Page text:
Every 10 years, legislative districts around Montana get redrawn to accommodate for changes in population, but the process for redistricting, which is set in the constitution, is never simple.
This year the Montana Districting and Apportionment Commission is closing in on their final proposal for all 100 of Montana’s legislative districts and each suggestion on the table could mean significant changes for citizens in Madison County and other parts of southwest Montana.
For the most part, redistricting is determined by population, said Jim Regnier, chair of the commission. That’s why it’s done after the U.S. Census every 10 years.
The idea is to ensure each vote in Montana counts the same, there needs to be a nearly similar population for each legislative district, Regnier said. In Montana that means each district should have a population of about 9,800, with a deviation of no more than 3 percent.
However, what complicates the process is population shifts have increased populations in some communities and regions, while draining population from others, he said.
For instance, in eastern Montana, many legislative districts are continually seeing populations decrease. While in legislative districts in Gallatin, Ravalli and Missoula Counties, the population is steadily increasing, Regnier said.
Closer to home, the legislative districts in Beaverhead and Silverbow Counties both lost population. However, Madison County’s legislative district, HD 71, which also covers the southern part of Jefferson County and the community of Whitehall, saw some growth.
To make matters more complex, the redistricting process often gets political. Regnier is a non-partisan member appointed by the Montana Supreme Court. But both Democratic and Republican leaders at the state legislature appoint two people each to make up the five-person commission.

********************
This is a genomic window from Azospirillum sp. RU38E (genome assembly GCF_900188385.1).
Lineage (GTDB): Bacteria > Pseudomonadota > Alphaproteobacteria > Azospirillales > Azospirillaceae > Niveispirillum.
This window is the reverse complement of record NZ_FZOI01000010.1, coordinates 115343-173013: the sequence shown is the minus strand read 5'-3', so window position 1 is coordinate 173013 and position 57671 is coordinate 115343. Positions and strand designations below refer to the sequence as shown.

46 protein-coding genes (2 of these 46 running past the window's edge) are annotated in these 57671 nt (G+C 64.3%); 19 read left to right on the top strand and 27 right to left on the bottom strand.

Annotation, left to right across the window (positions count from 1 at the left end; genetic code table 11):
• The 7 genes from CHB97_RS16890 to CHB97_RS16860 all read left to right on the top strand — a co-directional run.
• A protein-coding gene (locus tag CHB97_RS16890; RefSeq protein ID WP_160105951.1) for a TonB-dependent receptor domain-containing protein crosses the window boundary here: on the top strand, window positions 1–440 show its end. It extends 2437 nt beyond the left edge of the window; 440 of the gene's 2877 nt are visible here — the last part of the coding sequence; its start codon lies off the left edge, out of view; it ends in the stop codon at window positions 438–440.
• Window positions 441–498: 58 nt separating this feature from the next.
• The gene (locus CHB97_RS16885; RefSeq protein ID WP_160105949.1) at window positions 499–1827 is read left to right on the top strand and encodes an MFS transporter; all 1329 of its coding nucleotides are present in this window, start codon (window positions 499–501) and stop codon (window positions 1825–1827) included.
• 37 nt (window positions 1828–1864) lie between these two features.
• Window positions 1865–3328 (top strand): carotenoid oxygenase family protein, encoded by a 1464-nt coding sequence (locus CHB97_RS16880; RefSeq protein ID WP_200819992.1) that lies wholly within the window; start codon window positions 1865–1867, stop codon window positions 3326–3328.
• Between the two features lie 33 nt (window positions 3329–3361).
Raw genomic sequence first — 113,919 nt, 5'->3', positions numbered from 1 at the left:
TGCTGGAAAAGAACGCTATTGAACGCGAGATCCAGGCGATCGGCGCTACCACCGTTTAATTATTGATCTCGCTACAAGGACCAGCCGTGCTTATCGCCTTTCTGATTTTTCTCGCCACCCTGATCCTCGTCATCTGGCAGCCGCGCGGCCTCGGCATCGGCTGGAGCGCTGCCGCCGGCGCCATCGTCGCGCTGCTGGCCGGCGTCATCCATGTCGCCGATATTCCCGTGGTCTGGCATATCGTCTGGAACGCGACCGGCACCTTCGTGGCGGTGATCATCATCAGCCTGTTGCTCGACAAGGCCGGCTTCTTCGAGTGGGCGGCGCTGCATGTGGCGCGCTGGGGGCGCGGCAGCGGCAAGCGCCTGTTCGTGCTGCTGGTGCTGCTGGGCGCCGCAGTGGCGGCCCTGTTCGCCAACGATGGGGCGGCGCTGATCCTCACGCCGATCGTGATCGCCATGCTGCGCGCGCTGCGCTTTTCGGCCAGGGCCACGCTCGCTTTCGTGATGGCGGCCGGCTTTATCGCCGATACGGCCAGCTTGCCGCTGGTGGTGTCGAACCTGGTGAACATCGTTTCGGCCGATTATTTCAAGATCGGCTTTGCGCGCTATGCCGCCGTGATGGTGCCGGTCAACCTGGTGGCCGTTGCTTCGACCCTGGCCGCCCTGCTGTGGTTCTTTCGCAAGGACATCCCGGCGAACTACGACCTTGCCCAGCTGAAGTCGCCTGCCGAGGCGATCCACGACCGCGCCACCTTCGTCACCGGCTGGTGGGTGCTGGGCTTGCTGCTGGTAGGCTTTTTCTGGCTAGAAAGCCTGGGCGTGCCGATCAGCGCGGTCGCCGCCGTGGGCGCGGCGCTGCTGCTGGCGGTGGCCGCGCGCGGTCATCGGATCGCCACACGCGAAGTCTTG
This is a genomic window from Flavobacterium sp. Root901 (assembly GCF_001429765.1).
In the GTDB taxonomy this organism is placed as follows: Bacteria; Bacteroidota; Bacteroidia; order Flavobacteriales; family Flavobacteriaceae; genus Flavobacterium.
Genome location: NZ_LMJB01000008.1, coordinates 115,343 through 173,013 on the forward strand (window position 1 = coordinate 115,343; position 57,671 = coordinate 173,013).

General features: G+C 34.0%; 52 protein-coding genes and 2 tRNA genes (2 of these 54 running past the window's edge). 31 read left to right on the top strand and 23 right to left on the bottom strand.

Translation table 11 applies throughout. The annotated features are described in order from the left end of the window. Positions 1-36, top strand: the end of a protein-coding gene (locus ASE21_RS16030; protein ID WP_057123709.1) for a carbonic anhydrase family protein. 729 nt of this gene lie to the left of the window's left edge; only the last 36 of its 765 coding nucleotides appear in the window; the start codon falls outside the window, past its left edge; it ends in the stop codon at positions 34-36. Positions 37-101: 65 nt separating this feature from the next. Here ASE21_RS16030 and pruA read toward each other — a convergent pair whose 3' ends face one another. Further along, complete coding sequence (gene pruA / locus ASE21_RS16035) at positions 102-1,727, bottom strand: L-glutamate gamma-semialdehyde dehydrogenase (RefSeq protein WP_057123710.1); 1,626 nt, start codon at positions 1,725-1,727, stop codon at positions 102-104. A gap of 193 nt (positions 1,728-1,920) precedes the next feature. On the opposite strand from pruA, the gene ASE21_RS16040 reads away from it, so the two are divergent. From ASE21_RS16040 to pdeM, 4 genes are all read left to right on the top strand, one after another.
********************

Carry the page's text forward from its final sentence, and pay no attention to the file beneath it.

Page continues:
The goal of the committee is to meet the population requirements for redistricting along with a federal requirement protecting voting rights of minorities. Once those two requirements are satisfied, the commission has agreed to other criteria including recognizing legal boundaries like town limits or county lines, and recognizing communities of interest, which means “people who have the same interest, living patterns, etcetera, you try and keep them together in a district,” Regnier said.
When you throw political interests into the mix, the process inevitably gets complicated.
“We’ve adopted criteria that we’re going to follow in the adoption of a plan,” he said. “The criteria does not include weighing or evaluating the political impact of a plan.”
However, the four partisan members of the commission know precisely how each proposed plan would impact their party, Regnier said.
“Those representatives certainly have to take their party’s interest at heart when they’re doing this, but hopefully at the end of the day won’t be solely driven by a political outcome,” he said.
But the five plans currently proposed in the redistricting process already have some local citizens crying foul.
The five plans have a variety of differences statewide, but locally, here’s a summary of what they would mean for House District 71.
Subdivision Plan – In this plan the communities of Whitehall and Cardwell would move to House District 77, which would include part of Jefferson County, as well as Butte. House District 71 would absorb part of the communities of Gallatin Gateway and Four Corners and all of West Yellowstone.
Communities Plan – This plan has been proposed by the Democratic appointees in the commission, Joe Lamson and Pat Smith. It would move Cardwell into House District 77, which would include much of the Boulder Valley in Jefferson County and the outskirts of Helena, including Montana City and Clancy. Whitehall and areas south along Highway 41 would move to House District 75, which would include part of Butte. Twin Bridges and large portions of Madison County east of Highway 41 would move into House District 72, which would include much of Beaverhead County. House District 71 would absorb Willow Creek, Three Forks and Logan.
Urban Rural – This plan would change the house district numbers all together. House District 71 would essentially become House District 63 and include parts of Gallatin Gateway and Four Corners along with West Yellowstone. Whitehall and Cardwell would move into House District 69, which would essentially be a rural Butte district. Portions of Madison County west of Highway 41 and Twin Bridges would be in House District 64. This would include about half of the East Bench area. Big Sky and Moonlight Basin would move into House District 58, which is a kind of Bozeman rural district.